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Argentinian Temporada Series


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#51 fines

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Posted 18 October 2000 - 20:31

Tremendous, Tony! Where do you have all this data from?

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#52 TonyKaye

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Posted 20 October 2000 - 00:06

Fines,
You asked where I obtained my South American sources. Many years ago I had a job which entailed considerable travel in Latin America. During my wanderings I found several second-hand magazine shops. My luggage was always considerably heavier on the return journey.
It paid off, as I wrote a short history of racing in Brazil from 1908 to 1950 and just recently I put together the story of Formula Super Vee for a guy in England. Now it's proving useful for Formule Libre racing in the early post-war years.
Not that all the sources are in Spanish or Portuguese. In the early days, the English magazine Autosport used to include an annual seasonal survey of FL racing, including the Temporada series. Auto Italiana has also proved useful because Italian cars and drivers played such an important part in the events, but unfortunately I don't have a complete set of Auto Italiana.
Unless I suddenly discover a whole new source, which isn't entirely out of the question, I should have the whole document 'completed' by the middle of next week. Not that these things are ever truly finished. It seems to take as long to format the data as to find it in the first place.

#53 Barry Lake

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Posted 20 October 2000 - 15:07

This is the sort of thing that makes this forum such good value. It is enabling many of us to access information that otherwise would be next to impossible for us to find.
Surely, between the lot of us, we can some day accumulate information that will make the Grand Prix & Voiturette series look light-on for information.
Tony, thank you for your efforts.

#54 Don Capps

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Posted 23 October 2000 - 00:50

This past week I happened across a copy of Motor Sport from November 1938. Since it had Nuvolari on the cover and covered the Donington race, naturally I had to read it. However, one of the best parts of it was a three page article by an "eye witness" to the Rio de Janeiro races from 1933 to 1938. Great stuff, albeit not that detailed. It was the account of the 1934 race that I loved:

First man home was a Brazilian who was driving a considerably "hotted up" Ford V8. His time was 3 hrs. 56 mins. 22 secs., a speed of 70.82 k.p.h


Unfortunately, the "Brazilian" was not identified!



#55 Ray Bell

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Posted 23 October 2000 - 03:56

Fangio was racing 'hotted up' Fords and Chevs back then...

#56 Hans Etzrodt

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Posted 23 October 2000 - 06:17

Fangio did not race before 1938.

#57 Ray Bell

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Posted 23 October 2000 - 06:55

I'm surprised that you say that, Hans, for I had a book with a picture of a Ford Special he was racing for a garage proprietor or something. I was sure it was mid or even early thirties.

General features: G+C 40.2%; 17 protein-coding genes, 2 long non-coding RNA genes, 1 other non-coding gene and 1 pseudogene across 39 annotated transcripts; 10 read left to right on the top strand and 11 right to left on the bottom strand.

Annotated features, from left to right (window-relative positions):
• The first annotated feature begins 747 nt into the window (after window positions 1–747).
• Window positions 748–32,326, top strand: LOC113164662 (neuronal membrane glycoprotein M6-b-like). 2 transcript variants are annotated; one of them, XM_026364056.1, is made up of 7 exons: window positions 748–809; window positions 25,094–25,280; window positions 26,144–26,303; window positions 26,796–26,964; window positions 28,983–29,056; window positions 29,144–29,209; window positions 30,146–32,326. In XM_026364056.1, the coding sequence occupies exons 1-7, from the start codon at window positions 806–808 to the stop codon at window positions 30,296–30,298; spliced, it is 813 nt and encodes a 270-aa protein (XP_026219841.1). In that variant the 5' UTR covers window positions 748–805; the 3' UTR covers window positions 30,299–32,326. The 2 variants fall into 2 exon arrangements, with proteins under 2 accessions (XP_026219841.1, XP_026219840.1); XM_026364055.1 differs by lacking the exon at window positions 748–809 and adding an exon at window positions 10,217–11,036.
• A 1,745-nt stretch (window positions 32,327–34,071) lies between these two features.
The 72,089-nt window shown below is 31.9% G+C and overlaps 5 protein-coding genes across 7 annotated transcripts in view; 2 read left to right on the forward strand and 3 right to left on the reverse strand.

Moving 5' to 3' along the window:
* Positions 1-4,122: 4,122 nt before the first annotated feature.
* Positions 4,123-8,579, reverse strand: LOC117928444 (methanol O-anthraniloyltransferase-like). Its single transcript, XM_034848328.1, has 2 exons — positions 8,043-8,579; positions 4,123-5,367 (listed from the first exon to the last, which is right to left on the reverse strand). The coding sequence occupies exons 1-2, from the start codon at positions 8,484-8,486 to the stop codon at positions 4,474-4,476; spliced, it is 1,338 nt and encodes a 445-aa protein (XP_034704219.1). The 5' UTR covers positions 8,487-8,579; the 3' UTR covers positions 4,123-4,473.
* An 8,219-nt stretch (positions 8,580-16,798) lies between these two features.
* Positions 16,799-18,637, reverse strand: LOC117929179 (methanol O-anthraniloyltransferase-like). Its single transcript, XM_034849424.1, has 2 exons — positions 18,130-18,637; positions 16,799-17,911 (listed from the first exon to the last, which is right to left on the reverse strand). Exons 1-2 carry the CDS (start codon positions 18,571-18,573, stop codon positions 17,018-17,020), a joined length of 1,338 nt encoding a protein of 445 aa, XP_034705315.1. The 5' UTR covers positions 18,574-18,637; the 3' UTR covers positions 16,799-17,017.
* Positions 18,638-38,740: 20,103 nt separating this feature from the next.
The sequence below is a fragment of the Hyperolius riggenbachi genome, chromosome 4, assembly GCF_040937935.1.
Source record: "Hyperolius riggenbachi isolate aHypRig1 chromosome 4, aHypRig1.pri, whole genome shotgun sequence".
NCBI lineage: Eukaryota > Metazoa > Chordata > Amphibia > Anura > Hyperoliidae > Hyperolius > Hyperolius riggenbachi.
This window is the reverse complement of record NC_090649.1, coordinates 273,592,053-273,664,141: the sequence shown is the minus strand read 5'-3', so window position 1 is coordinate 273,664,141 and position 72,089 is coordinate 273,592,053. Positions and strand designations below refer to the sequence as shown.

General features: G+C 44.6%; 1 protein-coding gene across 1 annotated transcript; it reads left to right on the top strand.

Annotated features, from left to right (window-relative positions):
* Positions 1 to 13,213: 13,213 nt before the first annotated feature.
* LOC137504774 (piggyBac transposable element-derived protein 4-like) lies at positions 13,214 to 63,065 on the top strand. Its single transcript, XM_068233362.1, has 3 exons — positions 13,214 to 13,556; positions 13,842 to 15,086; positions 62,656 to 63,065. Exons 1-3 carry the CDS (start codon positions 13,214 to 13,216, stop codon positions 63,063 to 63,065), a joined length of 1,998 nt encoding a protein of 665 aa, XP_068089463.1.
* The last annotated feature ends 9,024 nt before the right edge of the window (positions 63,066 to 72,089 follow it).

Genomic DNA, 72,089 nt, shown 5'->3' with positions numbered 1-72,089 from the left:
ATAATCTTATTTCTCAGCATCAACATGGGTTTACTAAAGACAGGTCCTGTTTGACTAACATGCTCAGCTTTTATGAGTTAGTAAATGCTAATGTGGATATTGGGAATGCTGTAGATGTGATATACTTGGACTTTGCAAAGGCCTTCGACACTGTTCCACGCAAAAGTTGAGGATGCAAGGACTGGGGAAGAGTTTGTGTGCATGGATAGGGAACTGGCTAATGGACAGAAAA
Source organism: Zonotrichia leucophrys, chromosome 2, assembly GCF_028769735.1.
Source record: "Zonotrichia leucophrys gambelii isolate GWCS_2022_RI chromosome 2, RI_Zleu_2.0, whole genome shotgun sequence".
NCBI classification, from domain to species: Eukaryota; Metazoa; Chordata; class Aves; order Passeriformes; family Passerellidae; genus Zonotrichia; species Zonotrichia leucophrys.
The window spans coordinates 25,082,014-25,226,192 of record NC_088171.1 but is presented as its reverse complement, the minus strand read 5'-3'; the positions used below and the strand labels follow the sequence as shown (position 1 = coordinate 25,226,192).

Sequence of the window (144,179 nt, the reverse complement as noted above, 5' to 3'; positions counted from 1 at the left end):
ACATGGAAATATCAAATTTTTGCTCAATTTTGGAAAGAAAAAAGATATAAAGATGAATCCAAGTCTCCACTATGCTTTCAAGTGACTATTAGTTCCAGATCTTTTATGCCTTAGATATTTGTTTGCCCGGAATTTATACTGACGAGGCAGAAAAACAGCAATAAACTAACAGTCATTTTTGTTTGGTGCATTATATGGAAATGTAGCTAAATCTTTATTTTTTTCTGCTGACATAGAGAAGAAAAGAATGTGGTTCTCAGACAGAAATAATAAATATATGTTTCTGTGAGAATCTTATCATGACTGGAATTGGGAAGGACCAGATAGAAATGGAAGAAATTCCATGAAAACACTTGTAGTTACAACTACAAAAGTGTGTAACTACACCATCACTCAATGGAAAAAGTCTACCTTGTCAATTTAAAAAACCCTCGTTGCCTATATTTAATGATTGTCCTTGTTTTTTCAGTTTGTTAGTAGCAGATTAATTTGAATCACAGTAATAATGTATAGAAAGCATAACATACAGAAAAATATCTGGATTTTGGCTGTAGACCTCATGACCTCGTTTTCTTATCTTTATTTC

#58 TonyKaye

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Posted 23 October 2000 - 13:36

The winner of the 1934 race was Irineu Correa. His name is not too familiar with race fans because his career was cut short by a fatal accident in the following year's race.
Fangio started racing in 1934, but not in the exalted sphere of Grands Prix and certainly not in a race so far from home as Rio.

#59 Ray Bell

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Posted 23 October 2000 - 19:36

That's more in keeping with my recollection of the book I mention, Tony, and it was close to home all right... probably no further than the limits of his home town.

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#60 TonyKaye

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Posted 26 October 2000 - 18:31

While researching the early post-war Formule Libre races in South America, I came across a reference in the Hull/Slater Alfa Romeo book to Jean Pierre Wimille winning the 1948 "Sao Paolo Grand Prix" (presumably at Interlagos) in an Alfa 308. According to their version Landi was second driving a similar Alfa.
OK, Wimille did drive a 308 in South America at this time, but did he actually win this race or was it Landi? I've read various potted biographies of Wimille, but none of them mention this race.
Can anyone cast further light on this?



#61 Barry Boor

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Posted 26 October 2000 - 19:49

Co-incidence time. On page one of this string the Gavea circuit is mentioned. Yesterday, Darren Galpin obtained a circuit map of that very place.
For those who are not aware, as Darren correctly says it is a district of Rio, and the circuit ran around Sugar Loaf Mountain. The lap speed was VERY slow; only 51 mph in 1954.
It should be available to view on Darren's circuit site any day now.

#62 Darren Galpin

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Posted 27 October 2000 - 06:59

Barry - thanks for the map. I put it into my working area last night, and I have the reply in my outbox....